Yeah, I mean, Asteroids has no NARRATIVE. Asteroids makes DOOM look like John Steinbeck's "East of Eden!" If we're talking 30 year old video games begging to be made into movies, Space Invaders would make more sense. Now THERE'S drama. Armies of aliens advancing, wave after wave, your fortifications getting blown to bits, your weapon's ability to only have one projectile in the air at a time, it'd make a great sci-fi horror movie.

Actually, a Space Invaders flim would kind of be like Night of the Living Dead, except, instead of a farmhouse, it would be that little area at the bottom of the screen where your gun moves back and forth. This could be a double feature along with Missile Command: The Motion Picture.

Comment Re:in meatspace, the law wants land to be used! (Score 1) 800

You misunderstand squatters rights.

The squatter has to be there for seven (or whatever) years with the owners knowledge and without the owner doing anything about them for squatters rights to kick in.

If someone 'squats' for seven years but the owner has no knowledge the squatter has no right to the property.

In some places 'private' streets are closed one day a year to keep squatters rights from taking over.

Actually, I'm pretty sure that the owner does not need to know you are there as long as you aren't trying to conceal your presence. I think the language is actually that you must be "open and notorious" -- but they don't need to know. If they know and say you can stay, it's no longer adverse. If they know and try to evict you, I think that becomes trespassing. I believe this is part of why land owners must "walk their land" occasionally; it is about having a basic knowledge of what's happening on the property.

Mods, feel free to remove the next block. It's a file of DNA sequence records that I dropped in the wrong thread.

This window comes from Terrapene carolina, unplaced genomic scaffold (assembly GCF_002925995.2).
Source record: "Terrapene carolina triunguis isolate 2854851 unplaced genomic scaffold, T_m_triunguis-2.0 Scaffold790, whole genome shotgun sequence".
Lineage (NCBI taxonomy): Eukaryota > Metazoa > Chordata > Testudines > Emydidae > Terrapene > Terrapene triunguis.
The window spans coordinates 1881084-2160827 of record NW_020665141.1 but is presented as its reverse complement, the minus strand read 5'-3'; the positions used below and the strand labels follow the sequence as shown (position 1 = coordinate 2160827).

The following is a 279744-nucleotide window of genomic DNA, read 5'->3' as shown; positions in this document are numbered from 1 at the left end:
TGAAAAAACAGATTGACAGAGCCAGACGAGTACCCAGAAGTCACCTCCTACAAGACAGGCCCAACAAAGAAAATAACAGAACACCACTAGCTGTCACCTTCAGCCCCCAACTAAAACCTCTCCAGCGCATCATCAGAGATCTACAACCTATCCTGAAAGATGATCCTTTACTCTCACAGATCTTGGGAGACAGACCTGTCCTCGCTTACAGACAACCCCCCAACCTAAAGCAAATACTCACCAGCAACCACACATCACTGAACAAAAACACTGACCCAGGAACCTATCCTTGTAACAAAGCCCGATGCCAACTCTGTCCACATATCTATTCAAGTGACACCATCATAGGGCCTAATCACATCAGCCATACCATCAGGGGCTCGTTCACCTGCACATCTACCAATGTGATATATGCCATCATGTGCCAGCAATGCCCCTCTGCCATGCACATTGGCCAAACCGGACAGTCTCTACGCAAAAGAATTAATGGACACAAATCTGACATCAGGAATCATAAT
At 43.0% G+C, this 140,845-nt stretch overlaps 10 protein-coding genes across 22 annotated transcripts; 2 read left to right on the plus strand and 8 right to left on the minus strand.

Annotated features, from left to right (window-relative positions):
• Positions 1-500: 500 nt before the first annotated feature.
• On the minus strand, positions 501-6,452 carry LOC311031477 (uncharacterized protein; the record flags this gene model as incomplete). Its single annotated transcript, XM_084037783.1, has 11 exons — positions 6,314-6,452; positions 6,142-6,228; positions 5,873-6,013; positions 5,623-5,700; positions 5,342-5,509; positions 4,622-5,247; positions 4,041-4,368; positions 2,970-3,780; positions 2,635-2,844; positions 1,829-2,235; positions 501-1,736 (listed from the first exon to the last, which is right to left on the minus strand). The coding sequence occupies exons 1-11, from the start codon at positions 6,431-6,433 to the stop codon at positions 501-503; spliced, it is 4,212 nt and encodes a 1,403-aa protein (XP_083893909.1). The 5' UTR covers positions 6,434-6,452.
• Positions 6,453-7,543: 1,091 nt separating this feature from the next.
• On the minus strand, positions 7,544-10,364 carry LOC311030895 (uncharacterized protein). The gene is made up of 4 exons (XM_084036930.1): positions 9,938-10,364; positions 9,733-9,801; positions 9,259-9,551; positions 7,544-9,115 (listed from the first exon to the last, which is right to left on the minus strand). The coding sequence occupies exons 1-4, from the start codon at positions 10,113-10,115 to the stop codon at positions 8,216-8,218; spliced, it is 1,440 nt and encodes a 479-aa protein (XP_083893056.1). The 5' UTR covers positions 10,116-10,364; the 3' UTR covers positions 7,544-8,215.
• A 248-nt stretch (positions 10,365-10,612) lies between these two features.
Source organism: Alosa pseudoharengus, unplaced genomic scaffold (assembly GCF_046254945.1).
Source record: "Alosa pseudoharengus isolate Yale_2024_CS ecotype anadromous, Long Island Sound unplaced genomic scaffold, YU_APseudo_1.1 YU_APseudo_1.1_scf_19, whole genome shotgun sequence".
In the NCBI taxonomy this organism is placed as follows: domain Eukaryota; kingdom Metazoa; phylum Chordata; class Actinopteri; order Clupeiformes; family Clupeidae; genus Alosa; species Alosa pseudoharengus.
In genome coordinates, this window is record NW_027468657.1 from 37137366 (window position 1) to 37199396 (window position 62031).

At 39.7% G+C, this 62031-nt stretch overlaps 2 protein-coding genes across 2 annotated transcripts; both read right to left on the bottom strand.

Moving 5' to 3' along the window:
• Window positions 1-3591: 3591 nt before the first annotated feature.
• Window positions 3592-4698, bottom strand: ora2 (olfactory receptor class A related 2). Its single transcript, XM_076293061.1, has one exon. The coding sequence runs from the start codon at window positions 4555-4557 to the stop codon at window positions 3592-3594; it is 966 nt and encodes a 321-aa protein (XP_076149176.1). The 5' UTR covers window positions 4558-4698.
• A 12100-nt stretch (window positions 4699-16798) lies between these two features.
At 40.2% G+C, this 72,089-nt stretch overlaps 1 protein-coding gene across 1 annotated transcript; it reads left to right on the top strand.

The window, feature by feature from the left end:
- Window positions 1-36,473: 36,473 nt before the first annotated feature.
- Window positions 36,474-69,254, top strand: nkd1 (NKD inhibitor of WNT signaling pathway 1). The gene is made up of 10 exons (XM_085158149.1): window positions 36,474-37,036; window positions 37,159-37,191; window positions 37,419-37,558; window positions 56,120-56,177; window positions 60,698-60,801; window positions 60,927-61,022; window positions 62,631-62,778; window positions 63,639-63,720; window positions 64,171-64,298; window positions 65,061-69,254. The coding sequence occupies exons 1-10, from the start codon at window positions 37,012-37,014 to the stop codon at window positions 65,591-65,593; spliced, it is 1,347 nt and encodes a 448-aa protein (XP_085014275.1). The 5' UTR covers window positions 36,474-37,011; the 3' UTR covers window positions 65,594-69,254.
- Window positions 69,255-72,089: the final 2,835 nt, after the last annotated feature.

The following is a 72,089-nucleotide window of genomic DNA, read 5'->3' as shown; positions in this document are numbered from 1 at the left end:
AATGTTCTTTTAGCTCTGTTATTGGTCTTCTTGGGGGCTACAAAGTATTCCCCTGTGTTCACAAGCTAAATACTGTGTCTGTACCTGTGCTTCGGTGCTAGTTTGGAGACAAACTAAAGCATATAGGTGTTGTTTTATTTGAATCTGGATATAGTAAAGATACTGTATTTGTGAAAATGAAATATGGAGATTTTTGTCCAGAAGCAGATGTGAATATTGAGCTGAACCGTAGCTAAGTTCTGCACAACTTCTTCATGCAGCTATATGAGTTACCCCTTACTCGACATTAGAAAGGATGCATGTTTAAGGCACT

In fact, the whole "closing the streets once a year" example seems to me like a procedural way to make sure there are no adverse possessors. If they didn't close the streets, it's possible that someone would adversely possess property without anyone knowing. But by regularly closing the streets, they both make themselves aware of what's happening and also make it plain to any potential adverse possessors that they are not welcome.

Comment in meatspace, the law wants land to be used! (Score 3, Interesting) 800

Domains aren't land. There are some analogous aspects, but it's not the same thing, so we shouldn't expect to treat them exactly the same way as real property.

But as long as we're doing it, lets stretch the analogy a little bit. The law (IANAL) protects the property owners rights, but the law is also vested in seeing that land is actually *used*. This is why there are "adverse possession" laws. Also known as "squatters rights". In essence, the domain resellers are the property "owners" and people who want to use that land are the "squatters". Squatters (people who want unused land) in the real world actually have rights, unlike in cyberspace.

Squatters rights typically work like this: if you can squat on a persons land for a certain amount of time (say, 7 years) without them kicking you off it, YOU OWN THE LAND, because you were actually using it. Part of this law means that owners actually need to "regularly" walk their property to make sure that it's secure, etc., that nobody is squatting on it. And if you can use and occupy the land, and the other owner wasn't using it, you get to keep it and they lose.